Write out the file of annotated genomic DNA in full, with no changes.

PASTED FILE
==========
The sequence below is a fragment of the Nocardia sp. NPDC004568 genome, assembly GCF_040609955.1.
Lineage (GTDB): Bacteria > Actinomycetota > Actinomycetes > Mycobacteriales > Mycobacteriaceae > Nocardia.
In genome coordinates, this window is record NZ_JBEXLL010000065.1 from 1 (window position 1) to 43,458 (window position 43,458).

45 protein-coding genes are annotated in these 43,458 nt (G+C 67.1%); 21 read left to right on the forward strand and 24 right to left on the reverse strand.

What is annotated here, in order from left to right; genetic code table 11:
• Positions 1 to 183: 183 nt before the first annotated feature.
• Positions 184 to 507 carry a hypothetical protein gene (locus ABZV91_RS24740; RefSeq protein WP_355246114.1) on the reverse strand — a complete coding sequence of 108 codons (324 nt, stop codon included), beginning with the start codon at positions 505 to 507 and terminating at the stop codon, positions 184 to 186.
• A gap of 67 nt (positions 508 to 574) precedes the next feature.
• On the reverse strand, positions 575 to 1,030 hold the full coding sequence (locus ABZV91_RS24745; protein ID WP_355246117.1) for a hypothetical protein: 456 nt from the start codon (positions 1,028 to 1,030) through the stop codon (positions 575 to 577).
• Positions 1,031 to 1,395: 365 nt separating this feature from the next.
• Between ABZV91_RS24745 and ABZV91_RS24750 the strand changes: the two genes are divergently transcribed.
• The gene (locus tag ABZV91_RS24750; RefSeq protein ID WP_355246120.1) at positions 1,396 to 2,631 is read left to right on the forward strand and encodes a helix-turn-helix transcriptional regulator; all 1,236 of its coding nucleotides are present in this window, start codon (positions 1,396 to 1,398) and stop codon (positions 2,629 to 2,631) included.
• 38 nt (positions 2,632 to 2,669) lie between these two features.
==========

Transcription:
The sequence below is a fragment of the Nocardia sp. NPDC004568 genome, assembly GCF_040609955.1.
Lineage (GTDB): Bacteria > Actinomycetota > Actinomycetes > Mycobacteriales > Mycobacteriaceae > Nocardia.
In genome coordinates, this window is record NZ_JBEXLL010000065.1 from 1 (window position 1) to 43,458 (window position 43,458).

45 protein-coding genes are annotated in these 43,458 nt (G+C 67.1%); 21 read left to right on the forward strand and 24 right to left on the reverse strand.

What is annotated here, in order from left to right; genetic code table 11:
• Positions 1 to 183: 183 nt before the first annotated feature.
• Positions 184 to 507 carry a hypothetical protein gene (locus ABZV91_RS24740; RefSeq protein WP_355246114.1) on the reverse strand — a complete coding sequence of 108 codons (324 nt, stop codon included), beginning with the start codon at positions 505 to 507 and terminating at the stop codon, positions 184 to 186.
• A gap of 67 nt (positions 508 to 574) precedes the next feature.
• On the reverse strand, positions 575 to 1,030 hold the full coding sequence (locus ABZV91_RS24745; protein ID WP_355246117.1) for a hypothetical protein: 456 nt from the start codon (positions 1,028 to 1,030) through the stop codon (positions 575 to 577).
• Positions 1,031 to 1,395: 365 nt separating this feature from the next.
• Between ABZV91_RS24745 and ABZV91_RS24750 the strand changes: the two genes are divergently transcribed.
• The gene (locus tag ABZV91_RS24750; RefSeq protein ID WP_355246120.1) at positions 1,396 to 2,631 is read left to right on the forward strand and encodes a helix-turn-helix transcriptional regulator; all 1,236 of its coding nucleotides are present in this window, start codon (positions 1,396 to 1,398) and stop codon (positions 2,629 to 2,631) included.
• 38 nt (positions 2,632 to 2,669) lie between these two features.